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-   -   Cam Swap Timing Question (https://www.svrider.com/forum/showthread.php?t=395593)

busdriver 10-16-2019 11:46 PM

Cam Swap Timing Question
 
I had to pull the engine apart to fix a shelled out transmission. Then I got to doing a bunch of nerdy math to see if I could figure out how jacked up the cam timing would get if I decked the cylinders to get the compression bumped up a bit, and would I really need adjustable sprockets.

To get to the point: Counting teeth, I'm getting a 140 degree shift when moving the intake over to the exhaust (14 teeth total, or 6 teeth left of the 1f to draw a 2). So if the APE site's cam specs are accurate (33 BTDC, 66 ABDC, 279 dur) then I'm getting a lobe center of 113.5 on the 2nd gen intake on the exhaust side. That seems like a wonky number.

What am I missing?

Side note: If I'm thinking about this correctly, the cam timing will go in opposite directions when decking cylinders/milling heads since the cam tensioners are on opposite sides of the motor.

RecoilRob 10-18-2019 03:19 AM

Re: Cam Swap Timing Question
 
It doesn't matter where the chain tensioners are...taking material off of the cylinder puts the cams closer to the crank so their timing will be advanced.

Picture holding the cam and assume that it is in perfect timing with the crank...then slowly drop the cam down rolling along the chain...it moves forward so without moving the crank the cam is now advancing. Advancing the intake timing means the valves will close sooner which can boost effective compression and often will boost the midrange torque, and if you don't go overboard with it the top end power shouldn't be affected. But this will depend on the exhaust system tuning so be aware that ANY changes will affect the system and be prepared to alter other things to compensate.

tovar 10-18-2019 02:49 PM

Re: Cam Swap Timing Question
 
Quote:

Originally Posted by RecoilRob (Post 5347921)
It doesn't matter where the chain tensioners are...taking material off of the cylinder puts the cams closer to the crank so their timing will be advanced.

Picture holding the cam and assume that it is in perfect timing with the crank...then slowly drop the cam down rolling along the chain...it moves forward so without moving the crank the cam is now advancing. Advancing the intake timing means the valves will close sooner which can boost effective compression and often will boost the midrange torque, and if you don't go overboard with it the top end power shouldn't be affected. But this will depend on the exhaust system tuning so be aware that ANY changes will affect the system and be prepared to alter other things to compensate.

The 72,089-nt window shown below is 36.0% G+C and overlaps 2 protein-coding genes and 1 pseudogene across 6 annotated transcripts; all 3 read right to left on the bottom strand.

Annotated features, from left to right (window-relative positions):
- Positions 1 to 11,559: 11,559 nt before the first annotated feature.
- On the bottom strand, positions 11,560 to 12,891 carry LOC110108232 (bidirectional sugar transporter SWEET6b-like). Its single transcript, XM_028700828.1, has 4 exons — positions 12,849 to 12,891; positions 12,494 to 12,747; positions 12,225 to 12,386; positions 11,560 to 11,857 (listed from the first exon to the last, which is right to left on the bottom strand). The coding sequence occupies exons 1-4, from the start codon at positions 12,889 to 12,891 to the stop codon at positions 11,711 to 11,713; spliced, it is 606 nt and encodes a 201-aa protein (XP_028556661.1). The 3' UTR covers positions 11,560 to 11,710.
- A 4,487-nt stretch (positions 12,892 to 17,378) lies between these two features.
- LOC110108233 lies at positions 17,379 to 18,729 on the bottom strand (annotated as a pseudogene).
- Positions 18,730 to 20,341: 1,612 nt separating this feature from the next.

Timing gets retarded

swiest152 10-18-2019 02:59 PM

Re: Cam Swap Timing Question
 
i think its something like every .010 off head is .5 degrees on cam.

tovar 10-18-2019 03:19 PM

Re: Cam Swap Timing Question
 
Something like that, closer to 1 degree for 10 thou.

RecoilRob 10-18-2019 03:44 PM

Re: Cam Swap Timing Question
 
Quote:

Originally Posted by tovar (Post 5347933)
Timing gets retarded

Yes...you are right.:( ( It was really early...shouldn't try to think before lunch). The tensioner WILL determine what happens...it's on the slack side while the other side pulls, so shortening the drive side will retard it. Sorry....

TeeRiver 10-18-2019 05:31 PM

Re: Cam Swap Timing Question
 
One degree cam timing change is roughly = pi * cam sprocket dia /360.

If cam sprocket diameter is 2.5" then 1 deg = 0.022".

The angle the cam chain makes with the head has some affect but is small enough to ignore.

tovar 10-18-2019 05:37 PM

Re: Cam Swap Timing Question
 
Quote:

Originally Posted by TeeRiver (Post 5347945)
One degree cam timing change is roughly pi * cam sprocket dia /360.

If cam sprocket diameter is 2.5" then 1 deg = 0.022".

The angle the cam chain makes with the head has some affect but is small enough to ignore.

That formula includes 2 crank rotations per one cam rotation?
Like cam has 36 teeth but each one is 20.

TeeRiver 10-18-2019 05:49 PM

Re: Cam Swap Timing Question
 
That is degrees of cam rotation relative to milling the head.

Two degrees crank rotation per one degree for the cam.

One degree of crank rotation would be 0.011".

tovar 10-18-2019 07:43 PM

Re: Cam Swap Timing Question
 
So 10 thou is about 1 since crank rotation is measured.


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